Faculty Scholars Program

Nicholas G. Evans, PhD, MSME

Class of 2023
  • Assistant Professor
University of Massachusetts Lowell
Scholar Project

Dr. Nicholas G. Evans is Assistant Professor of Philosophy at the University of Massachusetts Lowell, where he conducts research on the ethics of emerging technologies, with a focus on national security issues. He is best known for his research on “dual-use research” in the life sciences. His first sole-authored book, The Ethics Neuroscience and National Security, will be published by Routledge in Fall 2020. In 2017, Dr. Evans was awarded funding from the National Science Foundation to examine the ethical issues arising in the development and deployment of autonomous vehicles. 

In addition to his work on emerging technologies, Dr. Evans is a recognized expert in public health ethics. His 2016 collection, Ebola’s Message: Public Health and Medicine in the 21st Century focused on clinical, political, and bioethical dimensions of Ebola virus disease, and received favorable reviews in Nature. He is currently conducting research for a companion work on the ongoing coronavirus disease outbreak.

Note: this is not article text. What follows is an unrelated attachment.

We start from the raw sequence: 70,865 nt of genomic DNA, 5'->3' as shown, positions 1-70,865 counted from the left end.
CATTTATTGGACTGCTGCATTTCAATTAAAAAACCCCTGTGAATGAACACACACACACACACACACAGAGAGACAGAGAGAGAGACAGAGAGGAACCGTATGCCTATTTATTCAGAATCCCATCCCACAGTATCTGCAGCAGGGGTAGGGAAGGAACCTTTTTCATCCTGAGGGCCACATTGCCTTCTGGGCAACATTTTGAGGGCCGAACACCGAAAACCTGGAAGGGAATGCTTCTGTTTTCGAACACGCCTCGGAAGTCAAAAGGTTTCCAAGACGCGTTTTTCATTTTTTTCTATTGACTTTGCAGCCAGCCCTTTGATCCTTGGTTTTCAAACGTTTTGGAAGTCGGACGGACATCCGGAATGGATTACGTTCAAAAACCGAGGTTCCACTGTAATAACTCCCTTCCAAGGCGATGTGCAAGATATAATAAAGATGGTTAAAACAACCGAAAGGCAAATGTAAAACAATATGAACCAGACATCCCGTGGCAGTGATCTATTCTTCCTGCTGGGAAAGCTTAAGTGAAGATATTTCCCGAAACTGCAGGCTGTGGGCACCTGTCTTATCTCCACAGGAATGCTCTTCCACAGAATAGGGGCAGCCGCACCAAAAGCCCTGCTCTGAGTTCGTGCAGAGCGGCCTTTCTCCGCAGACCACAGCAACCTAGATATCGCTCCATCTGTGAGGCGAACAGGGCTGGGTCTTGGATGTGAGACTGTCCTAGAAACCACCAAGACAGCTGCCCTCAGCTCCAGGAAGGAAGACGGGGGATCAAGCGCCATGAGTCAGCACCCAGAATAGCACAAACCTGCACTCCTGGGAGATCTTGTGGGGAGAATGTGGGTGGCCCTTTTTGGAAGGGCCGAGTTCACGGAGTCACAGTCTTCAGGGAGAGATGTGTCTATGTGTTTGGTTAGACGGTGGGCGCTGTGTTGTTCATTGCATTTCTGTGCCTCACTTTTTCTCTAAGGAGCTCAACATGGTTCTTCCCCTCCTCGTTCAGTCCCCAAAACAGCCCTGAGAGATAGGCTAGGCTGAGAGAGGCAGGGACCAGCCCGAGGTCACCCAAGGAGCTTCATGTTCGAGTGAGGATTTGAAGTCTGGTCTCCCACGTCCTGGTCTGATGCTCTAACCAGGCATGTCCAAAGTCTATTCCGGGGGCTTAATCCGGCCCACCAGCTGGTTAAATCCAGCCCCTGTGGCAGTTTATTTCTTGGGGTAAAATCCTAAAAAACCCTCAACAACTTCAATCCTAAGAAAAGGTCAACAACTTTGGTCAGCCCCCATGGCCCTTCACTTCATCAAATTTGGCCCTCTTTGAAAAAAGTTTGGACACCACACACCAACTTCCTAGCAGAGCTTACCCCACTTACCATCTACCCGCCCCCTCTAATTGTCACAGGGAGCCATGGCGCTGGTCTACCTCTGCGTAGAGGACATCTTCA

Prior to his appointment at the University of Massachusetts, Dr. Evans completed postdoctoral work in medical ethics and health policy at the Perelman School of Medicine at the University of Pennsylvania. In 2015, he held an Emerging Leaders in Biosecurity Initiative Fellowship at the UPMC Center for Health Security, Baltimore. Dr. Evans has conducted research at the Monash Bioethics Centre, Australian Defence Force Academy, University of Exeter, and University of Cambridge Centre for the Study of Existential Risk. He has also served as a policy officer with the Australian Department of Health and Australian Therapeutic Goods Administration.

For more information, visit: https://www.nicholasgevans.com/

The Ethics of Warfighter Enhancement Research

Grant Cycle: 2019 - 2020

Professor Evans’s project aims to develop a framework for assessing the ethics of testing performance enhancements, such as increased muscle mass or decreased fatigue, on members of the armed services (sometimes called “warfighters”). The central problem is that warfighters are vulnerable to being coerced during experiments, and enhancements don’t cure illness, but improve already healthy people. His project aims to determine how such experiments can be conducted ethically, to create policy to protect warfighters and advance science. 


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